logo 2019b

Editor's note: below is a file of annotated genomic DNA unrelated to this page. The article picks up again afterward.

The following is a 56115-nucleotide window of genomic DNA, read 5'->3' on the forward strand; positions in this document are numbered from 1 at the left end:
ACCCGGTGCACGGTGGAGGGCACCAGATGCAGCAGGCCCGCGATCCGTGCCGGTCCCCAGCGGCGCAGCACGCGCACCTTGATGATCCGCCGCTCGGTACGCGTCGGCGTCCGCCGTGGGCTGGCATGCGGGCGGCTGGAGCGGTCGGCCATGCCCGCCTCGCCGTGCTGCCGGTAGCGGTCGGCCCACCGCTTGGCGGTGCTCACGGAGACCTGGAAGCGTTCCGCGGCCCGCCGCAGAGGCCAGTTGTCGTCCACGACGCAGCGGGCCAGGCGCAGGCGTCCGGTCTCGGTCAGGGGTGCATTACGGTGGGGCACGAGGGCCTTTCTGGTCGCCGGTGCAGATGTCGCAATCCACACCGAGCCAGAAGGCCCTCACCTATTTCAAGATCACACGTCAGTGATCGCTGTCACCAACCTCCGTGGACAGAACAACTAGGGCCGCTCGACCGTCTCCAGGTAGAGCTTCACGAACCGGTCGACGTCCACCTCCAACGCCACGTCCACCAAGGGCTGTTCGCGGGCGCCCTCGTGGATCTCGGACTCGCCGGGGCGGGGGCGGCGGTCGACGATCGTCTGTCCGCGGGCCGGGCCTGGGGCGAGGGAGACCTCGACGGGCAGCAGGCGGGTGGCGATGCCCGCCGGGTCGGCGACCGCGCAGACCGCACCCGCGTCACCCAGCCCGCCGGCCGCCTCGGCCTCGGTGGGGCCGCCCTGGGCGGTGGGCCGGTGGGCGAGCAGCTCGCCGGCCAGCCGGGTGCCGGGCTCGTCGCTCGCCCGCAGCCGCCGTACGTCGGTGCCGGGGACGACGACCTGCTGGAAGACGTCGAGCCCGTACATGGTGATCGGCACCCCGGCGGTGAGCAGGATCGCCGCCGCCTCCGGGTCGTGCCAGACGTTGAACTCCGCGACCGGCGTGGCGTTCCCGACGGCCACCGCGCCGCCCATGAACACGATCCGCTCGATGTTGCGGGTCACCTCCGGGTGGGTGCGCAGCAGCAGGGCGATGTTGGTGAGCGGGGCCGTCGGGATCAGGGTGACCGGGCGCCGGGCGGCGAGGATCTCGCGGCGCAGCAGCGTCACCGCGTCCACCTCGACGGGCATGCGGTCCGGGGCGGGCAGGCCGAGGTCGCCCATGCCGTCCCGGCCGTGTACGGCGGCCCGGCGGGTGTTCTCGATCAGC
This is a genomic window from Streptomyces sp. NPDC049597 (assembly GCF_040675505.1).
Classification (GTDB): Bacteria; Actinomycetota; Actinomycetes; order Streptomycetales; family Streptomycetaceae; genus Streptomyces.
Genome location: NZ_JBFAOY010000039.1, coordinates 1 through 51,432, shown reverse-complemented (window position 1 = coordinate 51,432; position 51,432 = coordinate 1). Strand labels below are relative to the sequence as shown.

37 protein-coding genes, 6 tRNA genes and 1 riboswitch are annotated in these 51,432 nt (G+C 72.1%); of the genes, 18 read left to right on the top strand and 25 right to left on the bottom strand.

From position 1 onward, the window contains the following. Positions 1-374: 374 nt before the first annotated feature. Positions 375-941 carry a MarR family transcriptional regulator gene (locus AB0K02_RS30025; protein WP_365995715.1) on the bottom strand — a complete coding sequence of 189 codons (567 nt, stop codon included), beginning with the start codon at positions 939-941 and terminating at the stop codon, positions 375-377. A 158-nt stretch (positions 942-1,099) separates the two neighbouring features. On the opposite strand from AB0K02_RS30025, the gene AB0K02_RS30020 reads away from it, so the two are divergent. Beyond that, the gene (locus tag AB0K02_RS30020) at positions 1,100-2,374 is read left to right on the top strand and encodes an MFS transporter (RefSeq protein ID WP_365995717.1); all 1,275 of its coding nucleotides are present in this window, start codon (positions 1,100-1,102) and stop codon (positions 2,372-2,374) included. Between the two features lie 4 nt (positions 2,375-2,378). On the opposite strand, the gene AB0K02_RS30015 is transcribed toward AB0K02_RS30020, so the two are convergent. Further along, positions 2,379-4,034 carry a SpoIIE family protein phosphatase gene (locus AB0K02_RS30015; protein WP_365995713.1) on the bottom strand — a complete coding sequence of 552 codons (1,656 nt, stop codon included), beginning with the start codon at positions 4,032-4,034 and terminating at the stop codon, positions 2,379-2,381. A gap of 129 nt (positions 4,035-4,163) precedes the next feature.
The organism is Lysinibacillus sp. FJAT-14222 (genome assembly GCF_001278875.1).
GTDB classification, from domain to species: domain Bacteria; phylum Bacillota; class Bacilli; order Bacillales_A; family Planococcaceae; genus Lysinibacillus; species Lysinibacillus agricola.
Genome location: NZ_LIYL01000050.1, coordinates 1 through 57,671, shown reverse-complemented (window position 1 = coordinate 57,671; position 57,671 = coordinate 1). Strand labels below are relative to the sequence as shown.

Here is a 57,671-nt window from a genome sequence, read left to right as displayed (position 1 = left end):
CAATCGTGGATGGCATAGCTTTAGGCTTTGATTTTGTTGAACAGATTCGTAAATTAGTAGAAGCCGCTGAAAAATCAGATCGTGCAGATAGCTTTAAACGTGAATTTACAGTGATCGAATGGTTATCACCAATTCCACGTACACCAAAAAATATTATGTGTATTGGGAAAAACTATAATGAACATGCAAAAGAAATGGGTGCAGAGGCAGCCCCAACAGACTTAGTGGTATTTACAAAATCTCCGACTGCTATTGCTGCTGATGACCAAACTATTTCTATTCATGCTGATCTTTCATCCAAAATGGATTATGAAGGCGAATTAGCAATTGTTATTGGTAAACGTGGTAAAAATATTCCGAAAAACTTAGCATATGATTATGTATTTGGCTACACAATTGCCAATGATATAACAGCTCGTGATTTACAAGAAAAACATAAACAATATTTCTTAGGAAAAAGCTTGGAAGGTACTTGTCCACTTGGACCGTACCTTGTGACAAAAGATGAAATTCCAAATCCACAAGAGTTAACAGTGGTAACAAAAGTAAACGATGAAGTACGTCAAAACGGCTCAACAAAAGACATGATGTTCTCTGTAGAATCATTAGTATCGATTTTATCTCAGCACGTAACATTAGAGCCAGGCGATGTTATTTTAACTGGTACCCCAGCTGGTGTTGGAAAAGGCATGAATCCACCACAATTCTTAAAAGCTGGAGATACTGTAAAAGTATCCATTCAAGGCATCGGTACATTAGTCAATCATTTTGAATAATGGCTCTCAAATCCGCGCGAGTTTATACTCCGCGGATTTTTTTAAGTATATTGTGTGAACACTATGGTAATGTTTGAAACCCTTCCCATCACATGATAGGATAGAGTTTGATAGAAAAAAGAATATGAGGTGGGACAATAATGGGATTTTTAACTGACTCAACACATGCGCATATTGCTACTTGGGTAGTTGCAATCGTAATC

MUSTARD One of the most ancient crushed/ground seeds, dating back to 1100 bc in China where it was consumed in the Royal courts. In time mustard made its way via trade routes to Europe, once there it was used in medicinal ways and soon also in food, mostly as a condiment, the further it went into Northern Europe, the more varied and actually sweeter it became. Today there are three main types of seed and these are also divided in to occasional sub catagories. Example is Brown mustard seed if originating in China, is very much hotter and biting than the same seed from Canada. There are over 40 varieties of mustard seed, essentially only 3 are widely used, catagorised as White (the most common in western mustard condiments) Brown, in Asia it is hotter and way more bitter, in European mustards, milder, used in seeded mustard types. Black mustard seed is not common, but has a sweet milder flavour, it is not commonly ground apart from North Africa where it is used as a ground powder to make a condiment. Yellow mustard powder will provide a quite hot paste when mixed with just cold water and used within fifteen minutes. It very quickly looses the biting heat on exposure to air, the flavour is retained. Most of the commercial HOT mustards on the world market are mixed with chilli or similar which assists in retaining the heat. American Yellow mustard is made from yellow mustard powder with the additioin of Turmeric. It is mixed with a mild vinegar (usually cider vinegar) and water with a little garlic and paprika. Much loved in the USA and found on, in, huge number of dishes. It has not found a big audience in other Western or European countries, but it is worthy of some inspection. In the Jewish Delicatessens of New York and right through the USA, a sandwich made from cold corned beef or more likely Pastrami (an old European method of cooking beef) was layered up with many thin slices of meat and liberallly slathered with a mild sweetened mustard, similar to American Yellow mustard but a bit more spicy. It is delicious used in a NY and Southern American potato salad. See https://www.tasteofhome.com/recipes/southern-potato-salad/ I often use it in an egg mayonaise. Germany, Austria, Switzerland and smaller Eurpoean countries have an abiding love affair with sausages and have perfected them in a wide variety of meats and flavours. They are eaten at all times of the day and are usually accompanied by mustard. The mustard is made either with whole seeds or powdered or a combination of both and is sweetened, it also contains a few other spices such as paprika, allspice and cinnamon. There are dozens of variations throughout the regions. Scandinavian countries with their love of fish in all manner of fresh and preserved ways (think Gravadlax) have evolved some delicious condiments to accompany their seafood. Most are mustard based, usually with mayonaise and very many with fresh dill. All are delicious. Horseradish is much loved for its tangy, hot deliciousness, in Edwardian days in gentlmans clubs it was an essential on the table, mostly grated and mixed with cream. Evolution in all things including taste have seen a decline in its use, but the slide has been halted with the marriage of horseradish and mustard. The resulting offspring has given a delicious condiment for all types of meat dishes. Italians have not much embraced mustard of the European style, but have evolved a condiment using the preserved fruits of Italy called Mustardo de Cremona, it is delicious but hard to find. Greece hardly used mustard, but a recipe of mustard, lemon juice and yoghurt used on chicken is delicious. The Middle east has very few uses forthe condiment, except for Israel where European traditions have carried on and mustard is used often.In the Imperial courts of pre revolution Russia and surrounding countries, a mustard did evolve using a sweet vinegar and this I find delicious on ham and also beef. The Peter Watson Range of Mustards Brandied Seed Mustard 250gm Dijon Mustard (Mild) 250gm German Sweet Mustard 250gm Horseradish Mustard 250gm Hot English Mustard 250gm Imperial Russian Mustard 250gm New York Deli Mustard 250gm Swedish Sweet Mustard with Dill 250gm Wasabi Mustard 250gm